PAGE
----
On Friday 2nd September 2016, four consortium partners, Akina Mama wa Afrika (AMwA), Foundation for Women’s Health Research and Development (FORWARD), Sub-Sahara Advisory Panel (SSAP) Young Women Leadership Institute (YWLI) launched the TuWezeshe Akina Dada Afrika/UK Project. TuWezeshe is a three year project funded by Comic Relief, as part of the Common Ground Initiative (CGI) co- funded by Department of International Development (DFID) to deliver a women and girls rights programme in five countries; United Kingdom, Kenya, Uganda, Tanzania and Somaliland.
The project is aimed at tackling Gender Based Violence (GBV) targeting actions in the UK and in East Africa as well as strengthening links between UK-based African Diaspora and women in Africa across the generations using effective and innovative approaches. It will provide a combination of convening, capacity building support, leadership development and use of technology for social change, all with the aim of supporting improvements in the voice, profile and leadership of young women in Africa and the UK Diaspora.
The launch attracted representatives from Government, Development Partners, Civil Society Organizations, and media Mr. Cornelius Magara who presided over the launch on behalf of Hon Janet Mukwaya the Minister for Gender and Social Development in Uganda observed that despite major strides that have been made towards ending violence against women and girls, a lot remains to be done. He cited the numerous laws that the Government of Uganda has passed such as the; The Domestic Violence Act 2010 and the regulations, the Prohibition of Female Genital Mutilation Act, among others. However, he noted that implementation of the laws will require concerted efforts of all actors including civil society to end the vice.
A panel presentation drawn from key stakeholders in the sector highlighted trends, best practices and approaches that are being promoted to end violence against women. A case in point is the SASA module that Center for Domestic Violence Prevention (CEDOVIP) and partners have extensively used in community activism to address issues of power, women’s rights, gender and violence. This has facilitated attitude change thus fostering unlearning of negative cultural norms hence bringing about positive change in different communities where the module has been used. A young woman expert from Kenya, Ms Felister Makandi from Young Leader’s Institute (YWLI) shared the Kenyan experience where innovations such as the Gender Recovery centers are providing refugee for GBV survivors. Ms Naana Otoo-Oyortey Girls drew on the Tanzanian experience where girls can legally be married from the age of 15 with the consent of parents or guardians and girls can be married from the age of 14 with the approval of a court if they are pregnant. Across Tanzania 7% of girls are married by the age of 15 and nearly a quarter of girls aged 15-19 are pregnant or have at least one child.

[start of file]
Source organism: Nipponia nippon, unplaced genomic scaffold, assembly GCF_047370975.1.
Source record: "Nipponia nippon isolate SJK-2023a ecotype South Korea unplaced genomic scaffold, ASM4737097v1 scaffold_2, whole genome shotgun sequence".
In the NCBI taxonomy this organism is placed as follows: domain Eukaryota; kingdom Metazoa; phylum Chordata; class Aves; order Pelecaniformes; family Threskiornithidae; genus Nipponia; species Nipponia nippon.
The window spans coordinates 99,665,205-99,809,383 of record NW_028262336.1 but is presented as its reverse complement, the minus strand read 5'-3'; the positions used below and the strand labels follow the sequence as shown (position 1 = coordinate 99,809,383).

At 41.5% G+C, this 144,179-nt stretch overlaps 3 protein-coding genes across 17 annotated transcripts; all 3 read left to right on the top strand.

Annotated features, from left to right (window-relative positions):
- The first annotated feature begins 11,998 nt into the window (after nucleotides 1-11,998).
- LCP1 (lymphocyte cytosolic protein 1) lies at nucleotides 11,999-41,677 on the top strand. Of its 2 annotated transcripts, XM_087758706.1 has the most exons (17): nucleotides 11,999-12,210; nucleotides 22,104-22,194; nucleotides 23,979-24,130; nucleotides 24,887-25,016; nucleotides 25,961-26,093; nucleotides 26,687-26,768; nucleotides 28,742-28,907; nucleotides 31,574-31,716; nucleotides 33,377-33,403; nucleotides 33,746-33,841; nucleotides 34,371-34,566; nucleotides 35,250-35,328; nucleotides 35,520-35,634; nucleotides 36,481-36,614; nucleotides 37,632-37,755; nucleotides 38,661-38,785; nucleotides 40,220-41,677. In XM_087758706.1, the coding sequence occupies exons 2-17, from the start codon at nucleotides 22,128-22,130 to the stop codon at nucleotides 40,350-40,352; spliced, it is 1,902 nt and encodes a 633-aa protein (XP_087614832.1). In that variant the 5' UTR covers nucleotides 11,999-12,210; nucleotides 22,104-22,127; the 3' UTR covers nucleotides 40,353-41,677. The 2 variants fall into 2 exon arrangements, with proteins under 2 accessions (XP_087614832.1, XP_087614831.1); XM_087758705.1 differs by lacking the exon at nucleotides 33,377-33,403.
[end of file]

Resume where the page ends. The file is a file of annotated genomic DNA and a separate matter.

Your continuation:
FORWARD has been instrumental in supporting girls networks with leadership skills training, education on girls’ rights and sexual and reproductive health as well as providing information on access to support services such as legal help, counselling or reproductive health services. The girls’ networks are also given training on income generating activities, provided with start-up capital for resources to set up their own businesses and supported to facilitate their income generating activities. Many of the girls are now engaged in tailoring, farming or own small restaurants and are working towards financial independence; a key stepping stone to gender equality.
Mr. Nathan Bayamukama the Acting Executive Director of the Regional Training Facility(RTF) highlighted the importance of the Prevention and suppression of sexual violence as one of the protocols of International Conference of the Great Lakes Region (ICGLR) and emphasized the need to sensitize, train and equip judicial, medical, police, military, CSOs, journalists on how to manage cases of violence as well as development of training manuals, and a standard curriculum.
Overall the launch of the TuWezeshe Akina Dada project created space for key actors to dialogue on what can be done differently to contribute to ending violence against women and girls. Critical to note was the need to raise the debate about Gender Based Violence (GBV) as a crisis which governments must address NOW!
By Caroline Mercy Asianut